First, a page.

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Land-forms: The geographical cycle model or cycle of erosion

 

 

‘Geographical Cycle’ model propounded by Davis

Davis postulated his concept of ‘geographical cycle’ popularly known as ‘cycle of erosion’ in 1899 to present a genetic classification and systematic descrip­tion of landforms.

Davis theory may be expressed as ‘There are sequential changes in landforms through time (passing through youth, mature and old stages) and these sequential changes are directed to­wards a well-defined end product-development of the peneplain.’

The basic goal of the Davisian model of the geographi­cal cycle and general theory of landform development was to provide the basis for a systematic description and genetic classification of landforms. The reference sys­tem of Davisian general theory of landform develop­ment is ‘that landforms change in an orderly manner as processes operate through time such that under uni­form external environmental conditions an orderly sequence of landform develops’.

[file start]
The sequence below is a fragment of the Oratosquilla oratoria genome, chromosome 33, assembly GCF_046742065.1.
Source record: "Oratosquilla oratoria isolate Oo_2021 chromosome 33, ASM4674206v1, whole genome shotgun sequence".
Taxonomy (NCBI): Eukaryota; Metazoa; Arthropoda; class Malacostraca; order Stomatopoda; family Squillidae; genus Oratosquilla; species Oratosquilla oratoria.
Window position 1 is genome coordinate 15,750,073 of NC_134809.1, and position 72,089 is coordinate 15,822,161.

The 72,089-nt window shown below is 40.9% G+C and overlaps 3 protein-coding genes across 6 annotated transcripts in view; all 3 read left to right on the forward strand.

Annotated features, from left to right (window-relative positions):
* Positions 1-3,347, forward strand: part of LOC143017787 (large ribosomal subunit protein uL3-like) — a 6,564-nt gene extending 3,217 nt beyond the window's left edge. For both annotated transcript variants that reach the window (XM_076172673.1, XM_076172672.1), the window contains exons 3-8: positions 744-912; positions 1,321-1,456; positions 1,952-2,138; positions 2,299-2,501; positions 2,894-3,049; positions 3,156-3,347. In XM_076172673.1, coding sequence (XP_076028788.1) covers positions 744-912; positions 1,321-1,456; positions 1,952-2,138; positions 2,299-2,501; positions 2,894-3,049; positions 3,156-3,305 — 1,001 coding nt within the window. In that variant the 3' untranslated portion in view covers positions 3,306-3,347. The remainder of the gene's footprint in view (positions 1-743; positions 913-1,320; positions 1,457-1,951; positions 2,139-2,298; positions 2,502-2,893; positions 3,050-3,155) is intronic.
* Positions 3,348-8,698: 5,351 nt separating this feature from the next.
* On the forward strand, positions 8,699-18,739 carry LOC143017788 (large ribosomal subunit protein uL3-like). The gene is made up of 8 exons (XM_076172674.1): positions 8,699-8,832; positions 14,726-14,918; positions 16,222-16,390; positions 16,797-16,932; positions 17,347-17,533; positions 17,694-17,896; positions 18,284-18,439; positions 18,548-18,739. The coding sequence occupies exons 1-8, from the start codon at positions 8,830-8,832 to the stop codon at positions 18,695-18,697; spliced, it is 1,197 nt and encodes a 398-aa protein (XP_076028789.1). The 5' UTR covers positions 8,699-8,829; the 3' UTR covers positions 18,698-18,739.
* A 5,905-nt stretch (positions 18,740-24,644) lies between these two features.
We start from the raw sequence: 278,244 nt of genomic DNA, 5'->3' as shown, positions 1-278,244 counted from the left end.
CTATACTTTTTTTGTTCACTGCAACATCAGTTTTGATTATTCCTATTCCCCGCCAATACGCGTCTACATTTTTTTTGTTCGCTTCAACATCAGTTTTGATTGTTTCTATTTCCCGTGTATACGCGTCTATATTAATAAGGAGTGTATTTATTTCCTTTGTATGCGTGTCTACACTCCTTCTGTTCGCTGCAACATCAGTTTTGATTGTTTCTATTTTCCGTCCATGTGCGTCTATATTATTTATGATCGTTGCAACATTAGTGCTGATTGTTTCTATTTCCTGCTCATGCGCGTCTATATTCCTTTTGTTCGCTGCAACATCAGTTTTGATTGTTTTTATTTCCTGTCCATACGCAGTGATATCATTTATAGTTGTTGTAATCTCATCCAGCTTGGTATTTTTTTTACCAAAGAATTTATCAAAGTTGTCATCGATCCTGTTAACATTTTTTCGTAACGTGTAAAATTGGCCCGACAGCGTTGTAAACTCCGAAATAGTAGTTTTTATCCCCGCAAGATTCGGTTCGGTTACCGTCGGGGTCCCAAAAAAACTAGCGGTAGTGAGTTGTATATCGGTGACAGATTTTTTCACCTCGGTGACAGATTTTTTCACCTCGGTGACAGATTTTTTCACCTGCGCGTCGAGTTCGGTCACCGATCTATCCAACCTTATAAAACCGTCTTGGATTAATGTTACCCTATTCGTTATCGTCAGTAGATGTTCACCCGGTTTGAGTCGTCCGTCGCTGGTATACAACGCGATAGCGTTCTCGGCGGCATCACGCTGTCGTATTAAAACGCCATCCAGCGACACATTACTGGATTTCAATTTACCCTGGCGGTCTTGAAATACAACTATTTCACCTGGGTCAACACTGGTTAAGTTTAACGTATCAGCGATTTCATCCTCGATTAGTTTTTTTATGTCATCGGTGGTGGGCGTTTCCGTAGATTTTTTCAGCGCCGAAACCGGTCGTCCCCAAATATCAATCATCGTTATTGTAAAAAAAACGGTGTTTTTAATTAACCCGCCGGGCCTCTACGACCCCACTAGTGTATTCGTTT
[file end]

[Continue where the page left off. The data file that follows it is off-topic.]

His ‘geographical cycle’ has been defined in the following manner:

‘Geographical cycle is a period of time during which an uplifted landmass undergoes its transforma­tion by the process of land-sculpture ending into low featureless plain or peneplain (Davis called peneplane).”

According to Davis three factors viz. structure, process and time play important roles in the origin and development of landforms of a particular place.

These three factors are called as ‘Trio of Davis’ and his concept is expressed as follows:

“Landscape is a function of structure, process and time” (also called as stages by Davis’ followers).

Structure means lithological (rock types) and structural characteristics (folding, faulting, joints etc.) of rocks. Time was not only used in temporal context by Davis but it was also used as a process itself leading to an inevitable progression of change of landforms. Process means the agents of denudation including both, weathering and erosion (running water in the case of the geographical cycle).


 

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